Learn about Complete Biology Prep in this comprehensive video by Brightstorm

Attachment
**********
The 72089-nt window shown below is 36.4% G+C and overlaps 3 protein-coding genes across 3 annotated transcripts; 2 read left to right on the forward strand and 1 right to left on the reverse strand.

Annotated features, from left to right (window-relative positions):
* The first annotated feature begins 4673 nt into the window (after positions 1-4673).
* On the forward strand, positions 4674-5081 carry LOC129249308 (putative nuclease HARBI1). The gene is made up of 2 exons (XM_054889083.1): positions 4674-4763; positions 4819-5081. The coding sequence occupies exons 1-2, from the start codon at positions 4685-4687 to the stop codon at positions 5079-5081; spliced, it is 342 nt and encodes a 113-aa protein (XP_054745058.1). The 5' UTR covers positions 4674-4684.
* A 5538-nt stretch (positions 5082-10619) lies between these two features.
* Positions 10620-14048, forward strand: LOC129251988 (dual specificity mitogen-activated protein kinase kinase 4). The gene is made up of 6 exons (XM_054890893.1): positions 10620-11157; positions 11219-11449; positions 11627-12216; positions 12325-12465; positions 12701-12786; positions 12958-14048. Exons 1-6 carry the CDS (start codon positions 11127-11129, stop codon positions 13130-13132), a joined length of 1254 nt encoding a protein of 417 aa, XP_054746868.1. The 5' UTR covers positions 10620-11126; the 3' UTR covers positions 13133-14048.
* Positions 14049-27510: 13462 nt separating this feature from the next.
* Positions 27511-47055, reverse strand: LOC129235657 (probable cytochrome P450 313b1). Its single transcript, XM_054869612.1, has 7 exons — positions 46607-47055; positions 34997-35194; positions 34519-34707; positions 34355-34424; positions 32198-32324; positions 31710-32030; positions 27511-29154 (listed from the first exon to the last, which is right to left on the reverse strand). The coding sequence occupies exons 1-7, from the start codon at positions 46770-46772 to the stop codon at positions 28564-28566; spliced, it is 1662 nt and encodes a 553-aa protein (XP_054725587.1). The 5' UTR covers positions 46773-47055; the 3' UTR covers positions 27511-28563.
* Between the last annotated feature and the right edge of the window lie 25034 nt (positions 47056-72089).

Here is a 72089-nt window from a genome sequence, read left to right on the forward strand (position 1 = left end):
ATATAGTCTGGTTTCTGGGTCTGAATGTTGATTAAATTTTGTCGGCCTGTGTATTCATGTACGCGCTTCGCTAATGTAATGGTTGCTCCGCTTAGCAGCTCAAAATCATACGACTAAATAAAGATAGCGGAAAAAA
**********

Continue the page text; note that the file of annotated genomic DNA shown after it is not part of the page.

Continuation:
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So, what are some kinds of questions that you might see on the AP exam that involve this sort of stuff. I’m gonna be hitting some slightly harder ones that you usually see towards the ends of the test, or in the essays. First up, here’s a question, you have dialysis tubing and fill it with 5 percent sodium chloride solution. When you put it into distilled water, you find that the sodium chlorine, sodium chloride is diffusing out at a rate of 20 milligrams per liter per second. What would you predict the rate would be if you repeated the experiment with 1 percent sodium chloride solution inside the tubing? Well, take a look here, what are we talking about, we got 5 percent, sodium and distilled water. Distilled water has zero, so what’s the concentration gradient there, it’s a 5 percent to 0 percent gradient, and that has a rate of 20 milligrams per liter per second. What’s the ratio here? This is 5 times less, so you just take this number, divide it by 5 and you get an answer of four milligrams per liter per second and as a little test taking tip, look at the number, you’ve seen the number 20 before, what are the common dividers, that eliminate things like three. So, just use, you can answer these questions, sometimes by knowing your math well. You look to see how the teachers try to set things up, so that the numbers are easy, coz you’re not allowed to use calculators on the AP exam. Next question, a student drops a potato core into a beaker of distilled water that was open to the air. He previously calculated that the solute component of the potato to be equal to -8 atmospheres. Describe what will happen and at what pressure will water stop moving. Alright, there’s a couple little things that they’re letting you know about here. First off, they say that it’s a beaker of distilled water, distilled water has 0 stuff, if you go back to our water potential concept, remember that the concentration of stuff, was part of the solute component and it was –i times C times R times T, well let’s see. What is C, in this case, it’s zero, so it doesn’t matter what those other numbers are, the solute component of the water on the outside is zero. This open to the air, why am I mentioning that? That’s because pressure potential is considered zero if it’s open to the air, they try to make things really easy. So the outside water potential is equal to zero, and that’s because it’s open to the air, which is a Psi P of zero and Psi S of the distilled water is zero. Inside this cell however, it’s different, we calculate it to be -8 atmospheres, so, it has a Psi of -8. So, who has got more potential to donate water? The outside, so we know that water will be moving into the cell. And so water will keep moving in until we reach equilibrium, the same amount of water in the inside and outside, but because the potato cells won't let their proteins and other things diffuse out, we can never get the same amount of water on the inside of the potato as on the outside. So what happens is that the pressure will build up until it equals the zero of the exterior. How can we do that? Well, it’s simple enough, the cell will have a Psi of -8 solute component plus +8 atmosphere of pressure. -8+8 is, carry 17, it’s zero, so there you go. Last question before we finish this off is describe how membrane protein channels and pumps make the cell membrane selectively permeable instead of simple semi-permeable. What’s going on here is remember, membrane pumps spend energy in the form of ATPs, so that means that the cell will have to spend energy to let stuff in or out. If it wants not to, then it just selects not to spend the energy and the stuff doesn’t move. With facilitate diffusion, there’s protein channels have the doors, so they can open the door, just select when things come in, you can close the door to select them not to come in. That’s different from a semi-permeable membrane like a dialysis tubing which has holes in the walls of the tubing and whatever can fi
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